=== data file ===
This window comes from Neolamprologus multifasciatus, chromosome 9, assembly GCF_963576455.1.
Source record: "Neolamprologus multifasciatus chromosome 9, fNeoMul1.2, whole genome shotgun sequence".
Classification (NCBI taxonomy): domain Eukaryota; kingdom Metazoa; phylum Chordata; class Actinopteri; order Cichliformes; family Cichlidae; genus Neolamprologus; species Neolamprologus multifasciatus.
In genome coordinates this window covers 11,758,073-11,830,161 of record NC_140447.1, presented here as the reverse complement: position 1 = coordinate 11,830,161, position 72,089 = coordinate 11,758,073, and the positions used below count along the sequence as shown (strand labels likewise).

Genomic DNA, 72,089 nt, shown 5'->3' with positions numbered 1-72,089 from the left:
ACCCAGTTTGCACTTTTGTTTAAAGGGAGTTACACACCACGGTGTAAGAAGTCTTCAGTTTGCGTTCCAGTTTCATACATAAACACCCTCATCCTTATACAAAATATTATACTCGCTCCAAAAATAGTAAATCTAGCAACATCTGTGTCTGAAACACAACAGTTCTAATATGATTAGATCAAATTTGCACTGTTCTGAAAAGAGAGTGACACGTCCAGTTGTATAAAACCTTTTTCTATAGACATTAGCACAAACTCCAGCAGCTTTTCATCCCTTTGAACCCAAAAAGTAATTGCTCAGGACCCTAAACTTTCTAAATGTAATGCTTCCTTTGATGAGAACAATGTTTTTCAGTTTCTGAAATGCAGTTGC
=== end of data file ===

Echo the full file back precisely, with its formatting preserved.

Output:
This window comes from Neolamprologus multifasciatus, chromosome 9, assembly GCF_963576455.1.
Source record: "Neolamprologus multifasciatus chromosome 9, fNeoMul1.2, whole genome shotgun sequence".
Classification (NCBI taxonomy): domain Eukaryota; kingdom Metazoa; phylum Chordata; class Actinopteri; order Cichliformes; family Cichlidae; genus Neolamprologus; species Neolamprologus multifasciatus.
In genome coordinates this window covers 11,758,073-11,830,161 of record NC_140447.1, presented here as the reverse complement: position 1 = coordinate 11,830,161, position 72,089 = coordinate 11,758,073, and the positions used below count along the sequence as shown (strand labels likewise).

Genomic DNA, 72,089 nt, shown 5'->3' with positions numbered 1-72,089 from the left:
ACCCAGTTTGCACTTTTGTTTAAAGGGAGTTACACACCACGGTGTAAGAAGTCTTCAGTTTGCGTTCCAGTTTCATACATAAACACCCTCATCCTTATACAAAATATTATACTCGCTCCAAAAATAGTAAATCTAGCAACATCTGTGTCTGAAACACAACAGTTCTAATATGATTAGATCAAATTTGCACTGTTCTGAAAAGAGAGTGACACGTCCAGTTGTATAAAACCTTTTTCTATAGACATTAGCACAAACTCCAGCAGCTTTTCATCCCTTTGAACCCAAAAAGTAATTGCTCAGGACCCTAAACTTTCTAAATGTAATGCTTCCTTTGATGAGAACAATGTTTTTCAGTTTCTGAAATGCAGTTGC